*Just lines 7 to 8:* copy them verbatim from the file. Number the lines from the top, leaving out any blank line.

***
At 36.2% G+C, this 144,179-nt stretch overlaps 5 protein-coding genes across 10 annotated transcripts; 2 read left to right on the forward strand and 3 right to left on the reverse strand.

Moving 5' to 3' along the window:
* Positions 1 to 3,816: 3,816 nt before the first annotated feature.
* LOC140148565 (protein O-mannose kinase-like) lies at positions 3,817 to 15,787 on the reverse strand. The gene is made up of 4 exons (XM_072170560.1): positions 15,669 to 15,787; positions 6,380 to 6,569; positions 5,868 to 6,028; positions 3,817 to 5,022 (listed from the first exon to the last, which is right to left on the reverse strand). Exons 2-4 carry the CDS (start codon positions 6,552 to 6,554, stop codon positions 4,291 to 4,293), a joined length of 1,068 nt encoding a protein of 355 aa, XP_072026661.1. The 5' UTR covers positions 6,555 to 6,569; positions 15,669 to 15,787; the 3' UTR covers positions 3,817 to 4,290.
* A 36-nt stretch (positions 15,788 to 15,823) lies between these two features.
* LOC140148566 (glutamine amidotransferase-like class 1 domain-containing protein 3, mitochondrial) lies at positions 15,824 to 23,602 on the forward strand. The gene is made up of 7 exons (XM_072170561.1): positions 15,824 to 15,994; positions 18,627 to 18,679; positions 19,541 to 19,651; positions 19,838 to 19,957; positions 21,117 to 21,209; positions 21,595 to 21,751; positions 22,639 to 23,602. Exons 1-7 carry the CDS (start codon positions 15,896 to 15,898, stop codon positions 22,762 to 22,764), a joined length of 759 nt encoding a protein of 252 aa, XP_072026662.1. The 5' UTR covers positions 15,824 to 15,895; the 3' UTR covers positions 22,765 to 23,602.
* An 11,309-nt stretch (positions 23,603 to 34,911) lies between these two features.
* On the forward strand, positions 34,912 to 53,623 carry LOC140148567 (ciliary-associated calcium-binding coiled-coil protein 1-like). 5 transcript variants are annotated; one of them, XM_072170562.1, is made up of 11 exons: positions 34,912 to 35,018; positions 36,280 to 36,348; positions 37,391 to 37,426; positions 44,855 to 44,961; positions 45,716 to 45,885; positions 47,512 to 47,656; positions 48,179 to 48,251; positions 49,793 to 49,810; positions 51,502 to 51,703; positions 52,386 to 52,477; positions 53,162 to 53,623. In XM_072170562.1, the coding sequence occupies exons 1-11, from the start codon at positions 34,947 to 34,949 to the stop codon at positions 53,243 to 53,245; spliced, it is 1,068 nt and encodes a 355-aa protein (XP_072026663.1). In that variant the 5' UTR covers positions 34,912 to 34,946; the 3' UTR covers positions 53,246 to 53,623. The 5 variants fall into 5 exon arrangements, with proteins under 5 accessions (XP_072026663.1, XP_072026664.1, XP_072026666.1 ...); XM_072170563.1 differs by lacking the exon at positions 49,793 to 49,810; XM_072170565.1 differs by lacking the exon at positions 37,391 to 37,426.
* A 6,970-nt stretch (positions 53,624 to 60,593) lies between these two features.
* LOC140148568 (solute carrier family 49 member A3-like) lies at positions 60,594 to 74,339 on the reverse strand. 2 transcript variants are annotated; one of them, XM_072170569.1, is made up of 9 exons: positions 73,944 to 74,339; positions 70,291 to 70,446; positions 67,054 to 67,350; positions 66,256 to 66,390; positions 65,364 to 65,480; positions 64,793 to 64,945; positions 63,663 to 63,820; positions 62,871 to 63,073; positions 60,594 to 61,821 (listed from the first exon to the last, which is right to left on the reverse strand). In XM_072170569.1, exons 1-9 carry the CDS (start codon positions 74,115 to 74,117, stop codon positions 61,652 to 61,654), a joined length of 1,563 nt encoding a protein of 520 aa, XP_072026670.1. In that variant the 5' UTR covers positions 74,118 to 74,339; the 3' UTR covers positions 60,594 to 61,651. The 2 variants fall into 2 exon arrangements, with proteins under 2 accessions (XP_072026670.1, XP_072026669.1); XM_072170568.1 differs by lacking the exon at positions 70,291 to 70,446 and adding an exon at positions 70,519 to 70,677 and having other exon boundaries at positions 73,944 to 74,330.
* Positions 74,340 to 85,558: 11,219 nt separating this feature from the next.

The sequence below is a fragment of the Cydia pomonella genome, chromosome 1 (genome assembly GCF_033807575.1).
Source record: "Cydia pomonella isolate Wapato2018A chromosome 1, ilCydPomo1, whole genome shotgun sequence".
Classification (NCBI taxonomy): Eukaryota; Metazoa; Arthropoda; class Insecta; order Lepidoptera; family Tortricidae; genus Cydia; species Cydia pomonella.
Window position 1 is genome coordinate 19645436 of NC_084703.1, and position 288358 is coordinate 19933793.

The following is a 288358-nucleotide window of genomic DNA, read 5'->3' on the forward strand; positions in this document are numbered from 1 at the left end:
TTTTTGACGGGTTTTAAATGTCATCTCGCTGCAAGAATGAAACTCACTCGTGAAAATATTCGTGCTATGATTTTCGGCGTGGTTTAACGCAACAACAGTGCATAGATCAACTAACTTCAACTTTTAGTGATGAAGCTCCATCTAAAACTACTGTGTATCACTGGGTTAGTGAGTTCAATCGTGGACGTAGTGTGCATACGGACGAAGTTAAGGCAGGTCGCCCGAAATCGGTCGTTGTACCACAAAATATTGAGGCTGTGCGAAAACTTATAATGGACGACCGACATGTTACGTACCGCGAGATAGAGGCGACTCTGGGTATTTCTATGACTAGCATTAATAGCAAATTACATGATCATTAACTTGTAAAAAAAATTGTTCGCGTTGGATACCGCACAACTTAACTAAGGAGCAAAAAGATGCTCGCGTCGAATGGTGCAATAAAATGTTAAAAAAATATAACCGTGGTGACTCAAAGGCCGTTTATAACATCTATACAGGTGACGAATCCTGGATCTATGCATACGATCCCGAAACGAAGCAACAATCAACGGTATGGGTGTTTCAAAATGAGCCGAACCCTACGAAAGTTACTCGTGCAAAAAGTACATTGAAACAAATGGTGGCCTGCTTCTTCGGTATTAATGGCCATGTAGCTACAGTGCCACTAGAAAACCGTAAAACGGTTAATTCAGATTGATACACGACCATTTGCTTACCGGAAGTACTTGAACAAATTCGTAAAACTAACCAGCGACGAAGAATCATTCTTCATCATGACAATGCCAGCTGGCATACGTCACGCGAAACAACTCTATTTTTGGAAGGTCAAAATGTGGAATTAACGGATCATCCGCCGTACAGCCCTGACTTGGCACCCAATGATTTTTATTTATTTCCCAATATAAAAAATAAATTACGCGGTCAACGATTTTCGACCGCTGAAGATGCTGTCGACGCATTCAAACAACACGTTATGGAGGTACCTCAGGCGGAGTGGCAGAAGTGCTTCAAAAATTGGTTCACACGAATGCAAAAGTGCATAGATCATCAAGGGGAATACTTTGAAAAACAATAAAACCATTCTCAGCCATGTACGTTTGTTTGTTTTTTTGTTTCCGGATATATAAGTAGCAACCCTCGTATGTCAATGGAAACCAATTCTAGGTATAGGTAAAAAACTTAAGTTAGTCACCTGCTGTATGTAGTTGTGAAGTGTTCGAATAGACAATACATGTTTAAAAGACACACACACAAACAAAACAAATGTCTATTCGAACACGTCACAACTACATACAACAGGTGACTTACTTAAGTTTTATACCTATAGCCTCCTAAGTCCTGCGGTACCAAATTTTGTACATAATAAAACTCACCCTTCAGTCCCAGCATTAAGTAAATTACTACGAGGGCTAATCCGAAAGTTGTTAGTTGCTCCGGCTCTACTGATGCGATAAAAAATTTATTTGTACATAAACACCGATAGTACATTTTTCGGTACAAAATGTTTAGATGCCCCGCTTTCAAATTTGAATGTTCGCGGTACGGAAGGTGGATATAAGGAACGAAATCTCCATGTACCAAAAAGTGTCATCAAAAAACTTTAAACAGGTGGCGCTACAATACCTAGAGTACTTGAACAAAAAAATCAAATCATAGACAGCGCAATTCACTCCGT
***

* An 11,309-nt stretch (positions 23,603 to 34,911) lies between these two features.
* On the forward strand, positions 34,912 to 53,623 carry LOC140148567 (ciliary-associated calcium-binding coiled-coil protein 1-like). 5 transcript variants are annotated; one of them, XM_072170562.1, is made up of 11 exons: positions 34,912 to 35,018; positions 36,280 to 36,348; positions 37,391 to 37,426; positions 44,855 to 44,961; positions 45,716 to 45,885; positions 47,512 to 47,656; positions 48,179 to 48,251; positions 49,793 to 49,810; positions 51,502 to 51,703; positions 52,386 to 52,477; positions 53,162 to 53,623. In XM_072170562.1, the coding sequence occupies exons 1-11, from the start codon at positions 34,947 to 34,949 to the stop codon at positions 53,243 to 53,245; spliced, it is 1,068 nt and encodes a 355-aa protein (XP_072026663.1). In that variant the 5' UTR covers positions 34,912 to 34,946; the 3' UTR covers positions 53,246 to 53,623. The 5 variants fall into 5 exon arrangements, with proteins under 5 accessions (XP_072026663.1, XP_072026664.1, XP_072026666.1 ...); XM_072170563.1 differs by lacking the exon at positions 49,793 to 49,810; XM_072170565.1 differs by lacking the exon at positions 37,391 to 37,426.